What’s another fancy way to express the standard signature of a matchgate “dual” to the one we’ve just given (more on this in the last section)? The inner product of {x_i\in\beta^{\otimes |Z|}} with {u(R)} for recognizer {R} is also obviously {u(R)_{x_i}}. Define this as {\text{valR}(R,x_i)}, and define {\text{valR}(R)} as the vector of all such values; call this vector the signature of {R} with respect to {\beta}. Again, the signature of {R} with respect to the standard basis is the standard signature {u(R)}. The picture here is that recognizers take in all combinations of {n} and {p} particles into their input nodes and spit out their values specified by the appropriate entries in {\text{valR}(R)}.

To complete the analogy, wires are the medium by which these particles are transferred. As such, we will occasionally regard the vector {x} as an element of {\{n,p\}^{|n|}}. In any case, the moral is that

\displaystyle \text{PerfMatch}(\Omega) = \sum_x\prod_{G_i}\text{valG}(G_i,y_i)\prod_{R_i}\text{valR}(R_i,z_i).\ \ \ \ \ (1)


2. Valiant’s Holant Theorem and Changes of Basis

Of course, this is pretty trivial given that we picked {\beta} to be the standard basis. We could likewise have defined {\text{valG}} and {\text{valR}} for arbitrary bases consisting of vectors of length 2 (in fact we can also consider vectors of dimension {2^k} for arbitrary {k}, but that’s a topic for another post). Define the Holant of {\Omega} to be the quantity on the right-hand side of (1). The content of Valiant’s Holant Theorem is the following miracle:

Theorem 3: Identity (1) holds regardless of the choice of basis. In other words, {\text{Holant}(\Omega) = \text{PerfMatch}(\Omega)}.

Why should we care? Recall that our ultimate goal is to take our input graph {G}, construct a matchgrid {\Omega} whose matchgates capture the local constraints of the counting problem at hand so that {\text{Holant}(\Omega)} equals the solution to our counting problem, and compute the solution by efficiently computing {\text{Holant}(\Omega) = \text{PerfMatch}(\Omega)}. Different signatures encode different kinds of constraints, and the issue with the standard basis is that it can’t realize all signatures. The Holant theorem tells us this isn’t an issue because we can just use other bases.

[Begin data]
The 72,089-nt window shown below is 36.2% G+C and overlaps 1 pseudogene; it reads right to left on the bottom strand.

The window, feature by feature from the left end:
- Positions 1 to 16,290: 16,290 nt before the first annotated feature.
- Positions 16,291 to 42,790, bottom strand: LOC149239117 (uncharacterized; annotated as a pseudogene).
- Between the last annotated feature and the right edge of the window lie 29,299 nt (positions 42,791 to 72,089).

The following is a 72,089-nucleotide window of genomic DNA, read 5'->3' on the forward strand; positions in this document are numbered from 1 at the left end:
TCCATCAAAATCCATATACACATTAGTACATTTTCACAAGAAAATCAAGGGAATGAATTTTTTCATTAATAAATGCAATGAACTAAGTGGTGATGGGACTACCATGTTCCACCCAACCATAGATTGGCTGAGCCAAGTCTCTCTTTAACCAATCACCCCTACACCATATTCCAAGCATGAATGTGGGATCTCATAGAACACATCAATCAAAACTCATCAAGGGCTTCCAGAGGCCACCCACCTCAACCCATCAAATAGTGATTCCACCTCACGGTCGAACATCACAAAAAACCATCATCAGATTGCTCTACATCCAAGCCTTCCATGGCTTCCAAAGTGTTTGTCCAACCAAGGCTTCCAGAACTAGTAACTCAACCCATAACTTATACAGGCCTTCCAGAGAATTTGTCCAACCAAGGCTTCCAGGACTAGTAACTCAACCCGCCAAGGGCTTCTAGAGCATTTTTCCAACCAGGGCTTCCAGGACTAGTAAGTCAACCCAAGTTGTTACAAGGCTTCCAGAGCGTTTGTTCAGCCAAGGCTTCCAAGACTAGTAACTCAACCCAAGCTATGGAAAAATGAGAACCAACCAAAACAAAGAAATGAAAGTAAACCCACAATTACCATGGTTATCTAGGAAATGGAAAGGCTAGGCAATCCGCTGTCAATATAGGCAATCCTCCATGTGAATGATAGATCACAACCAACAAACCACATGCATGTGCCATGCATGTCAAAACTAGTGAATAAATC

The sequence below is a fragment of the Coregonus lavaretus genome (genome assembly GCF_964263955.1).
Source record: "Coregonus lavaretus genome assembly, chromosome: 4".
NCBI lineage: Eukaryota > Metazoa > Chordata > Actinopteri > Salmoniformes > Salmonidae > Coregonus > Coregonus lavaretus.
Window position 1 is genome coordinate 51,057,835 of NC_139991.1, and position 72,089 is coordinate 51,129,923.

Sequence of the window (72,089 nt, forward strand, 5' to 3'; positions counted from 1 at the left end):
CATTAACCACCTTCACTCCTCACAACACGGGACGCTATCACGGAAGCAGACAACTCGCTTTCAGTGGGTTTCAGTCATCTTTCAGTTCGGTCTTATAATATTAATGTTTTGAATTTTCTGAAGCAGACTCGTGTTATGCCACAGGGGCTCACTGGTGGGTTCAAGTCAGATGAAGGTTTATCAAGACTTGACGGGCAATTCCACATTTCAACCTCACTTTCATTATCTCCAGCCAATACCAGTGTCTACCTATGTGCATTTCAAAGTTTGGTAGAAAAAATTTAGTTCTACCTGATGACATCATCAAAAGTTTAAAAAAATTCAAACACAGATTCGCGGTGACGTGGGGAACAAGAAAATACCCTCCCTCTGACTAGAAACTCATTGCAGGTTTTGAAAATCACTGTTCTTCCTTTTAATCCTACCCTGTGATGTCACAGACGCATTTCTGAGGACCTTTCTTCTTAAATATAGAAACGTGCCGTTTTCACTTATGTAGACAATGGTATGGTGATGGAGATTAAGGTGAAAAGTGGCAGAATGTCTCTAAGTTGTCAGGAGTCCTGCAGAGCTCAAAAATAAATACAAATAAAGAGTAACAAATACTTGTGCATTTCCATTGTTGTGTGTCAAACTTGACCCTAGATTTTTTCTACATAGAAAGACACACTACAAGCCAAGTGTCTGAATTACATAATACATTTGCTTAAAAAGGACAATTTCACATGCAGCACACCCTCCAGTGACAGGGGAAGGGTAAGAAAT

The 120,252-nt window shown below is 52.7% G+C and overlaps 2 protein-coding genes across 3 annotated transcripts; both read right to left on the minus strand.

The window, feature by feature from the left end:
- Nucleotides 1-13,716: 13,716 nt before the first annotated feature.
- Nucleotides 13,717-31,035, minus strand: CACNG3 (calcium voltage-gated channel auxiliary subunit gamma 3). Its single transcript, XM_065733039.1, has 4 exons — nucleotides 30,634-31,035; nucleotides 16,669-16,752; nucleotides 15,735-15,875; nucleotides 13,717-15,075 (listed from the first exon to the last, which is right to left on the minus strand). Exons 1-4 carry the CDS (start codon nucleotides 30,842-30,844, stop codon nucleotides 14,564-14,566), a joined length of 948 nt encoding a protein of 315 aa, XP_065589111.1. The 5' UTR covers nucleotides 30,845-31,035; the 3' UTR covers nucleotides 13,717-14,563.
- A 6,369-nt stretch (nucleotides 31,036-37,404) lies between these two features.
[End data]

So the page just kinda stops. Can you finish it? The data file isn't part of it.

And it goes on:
Whether some basis can realize a particular signature for a given matchgate boils down to whether the corresponding system of polynomial equations is solvable. We will give a nice formulation of such a system in a future post, but for now let’s illustrate with an extended example.

Example 1: Let’s just consider matchgates {\Gamma} with arity 2. What kinds of standard signatures exist? For starters, {G} has an odd or even number of vertices, so if we take out an even or odd number of vertices respectively, we’re left with zero perfect matchings. In other words, {u(\Gamma)} must be a vector such that either 1) {u(\Gamma)_{x_i} = 0} whenever {|x_i|} is even, 2) {u(\Gamma)_{x_i} = 0} whenever {|x_i|} is odd. For arity 2, not only is this a necessary condition for a standard signature to be realizable, but it’s sufficient.

For all {x,y\in\mathbb{C}}, {(x,0,0,y)} and {(0,x,y,0)} are realizable as standard signatures.

Proof: For the former signature, consider the path graph with three vertices whose endpoints are the output nodes and whose edge weights are {x} and {y}. For the latter signature, consider the path graph with four vertices, whose endpoints are the output nodes and whose edge weights are {x}, {y}, and 1. \Box

Now what kinds of signatures are realizable by these matchgates in other bases? Consider the basis {\beta = \{(a,b),(c,d)\}} and a signature {q = (q_{00},q_{01},q_{10},q_{11})}. For a generator {G} with standard signature {(u_{00},u_{01},u_{10},u_{11})}, the constraint that either {u_{00} = u_{11} = 0} or {u_{01} = u_{10} = 0}, combined with the definition of {\text{valG}}, implies that one of the following two polynomial systems must have a solution in {q}:

\displaystyle a^2q_{00} + acq_{01} + acq_{10}+c^2q_{11} = b^2q_{00} + bdq_{01}+bdq_{10}+d^2q_{11} = 0

\displaystyle abq_{00} + adq_{01} + bcq_{10} + cdq_{11} = abq_{00} + bcq_{01} + adq_{10}+cdq_{11} = 0.

So for example, for {(a,b,c,d) = (1,1,1,-1)}, the first equation is satisfied as long as the signature is of the form {(x,y,-y,-x)}, while the second equation is satisfied as long as the signature is of the form {(x,y,y,x)}.

3. A First Proof

The following is the original proof of Valiant’s Holant theorem. The idea is to blow the matchgrid {\Omega} up into an family of exponentially many matchgrids {\Omega(y_1,...,y_g)} consisting of generators and recognizers of arity 1, each representing a possible combination {x} of bits passed along the wires of {\Omega}, such that {\text{MatchSum}(\Omega(y_1,...,y_g))} equals the contribution of {x} to the Holant. We then build the matchgrid back up out of these components, arguing by linearity at each step that {\text{MatchSum}} of each component equals its respective contribution to the Holant. At the end, we obtain a graph for which {\text{MatchSum}} and {\text{PerfMatch}} agree, and we’re done.

Proof: Pick a fixed vector {x\in\{n,p\}^n} of particles assigned to the wires. We first claim that there exists a generator of arity 1 whose standard signature, if we allow “omittable nodes,” can be any 2-vector {w = (w_0,w_1)} that we want. Consider the path graph {G} on three vertices with edge weights {w_1} and {w_0} from left to right and output node {v} the rightmost vertex. Normally, we’d say that the standard signature of this generator is {(\text{PerfMatch}(G),\text{PerfMatch}(G\backslash v)) = (0,w_1)}. As a hackish fix, let’s also count matchings which potentially omit the leftmost vertex {u}. Specifically, if we assign weight {1} to vertex {u} and weight {0} to vertex {v}, then {(\text{MatchSum}(G),\text{MatchSum}(G\backslash v)) = (w_0,w_1)} as desired. For a given 2-vector {w}, denote the corresponding arity-one generator by {G_w}.